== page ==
Approximately one month after sitting your exam(s) (e.g., early March or August), we suggest start researching your potential next step by answering questions such as:
- If I need to sit the CCE, when do I need to enrol?
- What does the exam involve?
- What do I need to do to pass?
- What resources and courses are available to help me do so?
Conversely, though it’s not your preferred outcome, also ask yourself:
- If I failed, what do I need to do?
- When do I need to enrol?
- How can I improve my exam performance?
- What can I do differently?
- Who can help me perform better?
Research as much as you can about both alternative steps and plan how you will go about implementing whichever is required.
When to start exam preparation? Ideally, DON’T wait until all your results are in.
You fail both exams but waited to start exam preparation until you receive your results (e.g., end of April or September). So now you have approximately 6 weeks to recover from this shock and get motivated to try again. Preparing for an important exam (or exams) after disappointment needs some space to recover which will eat into your exam preparation time and likely affect your motivation and snowball into procrastination.
Good but bad scenario
You passed both exams but waited to start exam preparation until results were received, so you now only have 4-6 weeks to prepare for the CCE. Preparing for an important exam with limited time will turbo your stress reaction and more likely increase exam anxiety to a level where it’s more likely to affect your performance.
You started your exam preparation early so passing or failing didn’t impact your preparation as much as they could have. We recommend you start your exam preparation one-month post- written exams. Even though you won’t know your results at that stage, you DO know you’ll need to prepare for another exam by studying. Hence, start. Get back into your study routine. Its ok to be optimistic and prepare for the CCE. It’s also practical, as that has less lead time and its very different to the written exams so there’ll be more for you to learn about it. Even if you receive disappointing news with the release of AKT results, you’ll have time to recover and get back on that horse, as they say. If you passed – excellent! Congratulations on part-confirmation on which step you will be implementing. Any early start is a head start on exam preparation.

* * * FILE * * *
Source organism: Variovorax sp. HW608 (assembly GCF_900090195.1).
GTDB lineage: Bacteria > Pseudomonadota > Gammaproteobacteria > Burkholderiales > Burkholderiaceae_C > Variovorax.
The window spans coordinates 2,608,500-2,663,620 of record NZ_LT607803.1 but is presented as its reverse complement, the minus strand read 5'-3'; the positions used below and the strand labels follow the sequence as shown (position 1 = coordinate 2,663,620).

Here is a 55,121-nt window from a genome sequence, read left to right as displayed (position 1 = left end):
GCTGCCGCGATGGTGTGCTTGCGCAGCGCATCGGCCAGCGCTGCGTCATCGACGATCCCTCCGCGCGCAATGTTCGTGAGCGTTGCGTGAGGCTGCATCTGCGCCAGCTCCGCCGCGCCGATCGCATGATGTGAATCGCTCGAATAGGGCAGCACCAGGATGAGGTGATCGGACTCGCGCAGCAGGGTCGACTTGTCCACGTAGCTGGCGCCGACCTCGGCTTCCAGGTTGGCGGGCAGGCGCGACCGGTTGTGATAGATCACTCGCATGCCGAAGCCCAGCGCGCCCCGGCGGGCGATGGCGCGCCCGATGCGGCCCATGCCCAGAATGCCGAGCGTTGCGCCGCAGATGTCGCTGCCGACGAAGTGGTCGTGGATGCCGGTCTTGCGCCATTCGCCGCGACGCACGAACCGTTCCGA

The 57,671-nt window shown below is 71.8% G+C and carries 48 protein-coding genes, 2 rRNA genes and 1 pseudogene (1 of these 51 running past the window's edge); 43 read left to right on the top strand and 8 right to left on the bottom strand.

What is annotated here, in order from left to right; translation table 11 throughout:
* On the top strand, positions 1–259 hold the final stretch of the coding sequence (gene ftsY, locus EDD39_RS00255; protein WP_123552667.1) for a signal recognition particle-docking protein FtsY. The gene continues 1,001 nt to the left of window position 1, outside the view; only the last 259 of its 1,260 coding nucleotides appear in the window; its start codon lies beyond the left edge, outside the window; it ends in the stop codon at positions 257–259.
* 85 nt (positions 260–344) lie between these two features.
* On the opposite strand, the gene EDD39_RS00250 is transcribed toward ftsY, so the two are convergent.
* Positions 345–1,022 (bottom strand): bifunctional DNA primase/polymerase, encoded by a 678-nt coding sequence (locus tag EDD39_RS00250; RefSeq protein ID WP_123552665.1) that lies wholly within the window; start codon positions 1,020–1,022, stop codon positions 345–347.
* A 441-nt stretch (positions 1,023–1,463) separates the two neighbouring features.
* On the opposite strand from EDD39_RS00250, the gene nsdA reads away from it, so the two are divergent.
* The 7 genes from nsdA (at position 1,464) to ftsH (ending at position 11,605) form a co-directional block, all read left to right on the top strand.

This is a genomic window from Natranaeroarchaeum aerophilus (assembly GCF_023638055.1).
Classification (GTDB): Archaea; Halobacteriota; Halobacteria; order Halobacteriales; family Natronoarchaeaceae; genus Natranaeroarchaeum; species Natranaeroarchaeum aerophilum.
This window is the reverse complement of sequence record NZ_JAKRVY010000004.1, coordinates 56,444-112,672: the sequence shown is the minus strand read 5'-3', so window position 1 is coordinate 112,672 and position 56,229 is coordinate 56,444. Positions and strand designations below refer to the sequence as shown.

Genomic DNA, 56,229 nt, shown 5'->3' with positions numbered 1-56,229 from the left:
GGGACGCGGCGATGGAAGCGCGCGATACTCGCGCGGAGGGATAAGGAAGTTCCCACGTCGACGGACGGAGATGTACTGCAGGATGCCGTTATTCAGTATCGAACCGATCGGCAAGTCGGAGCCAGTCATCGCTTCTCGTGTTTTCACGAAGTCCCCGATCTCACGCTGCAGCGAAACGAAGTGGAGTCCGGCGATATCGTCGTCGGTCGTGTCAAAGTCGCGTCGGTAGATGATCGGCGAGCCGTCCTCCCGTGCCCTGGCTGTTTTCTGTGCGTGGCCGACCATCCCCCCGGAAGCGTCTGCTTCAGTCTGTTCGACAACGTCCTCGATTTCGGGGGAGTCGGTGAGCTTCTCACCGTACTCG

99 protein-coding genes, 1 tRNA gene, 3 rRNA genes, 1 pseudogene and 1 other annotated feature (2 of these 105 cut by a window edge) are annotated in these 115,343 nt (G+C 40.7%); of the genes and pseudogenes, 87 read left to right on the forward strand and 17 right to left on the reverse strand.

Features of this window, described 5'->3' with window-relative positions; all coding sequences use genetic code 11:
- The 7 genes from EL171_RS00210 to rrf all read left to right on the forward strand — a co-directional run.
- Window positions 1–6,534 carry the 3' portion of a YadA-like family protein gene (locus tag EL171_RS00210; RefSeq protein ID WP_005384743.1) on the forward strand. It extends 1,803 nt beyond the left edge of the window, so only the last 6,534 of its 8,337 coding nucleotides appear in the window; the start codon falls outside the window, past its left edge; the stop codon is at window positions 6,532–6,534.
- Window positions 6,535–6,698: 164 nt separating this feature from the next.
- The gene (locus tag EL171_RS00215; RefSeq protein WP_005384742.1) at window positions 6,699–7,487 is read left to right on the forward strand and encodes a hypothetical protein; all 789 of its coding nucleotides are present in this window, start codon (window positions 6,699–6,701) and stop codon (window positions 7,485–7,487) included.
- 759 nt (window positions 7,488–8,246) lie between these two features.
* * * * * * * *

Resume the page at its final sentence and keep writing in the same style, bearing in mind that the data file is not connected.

Having an in-depth understanding of the exam you are sitting will enable effective and efficient tailored exam preparation. Though not impossible, this is more difficult to do on your own. Exam preparation courses are an ideal way to access great resources and receive support with your exam preparation. Partnering with GPEx in your exam preparation strategy is effective, easy and flexible. For example, you can start preparing for the CCE with us, but if your results aren’t what you hoped they’ll be, then you can transfer into either DR MCQ (for AKT preparation) or Dr KFP, or both if needed, giving you the flexibility you need to optimise your exam preparation without knowing your results.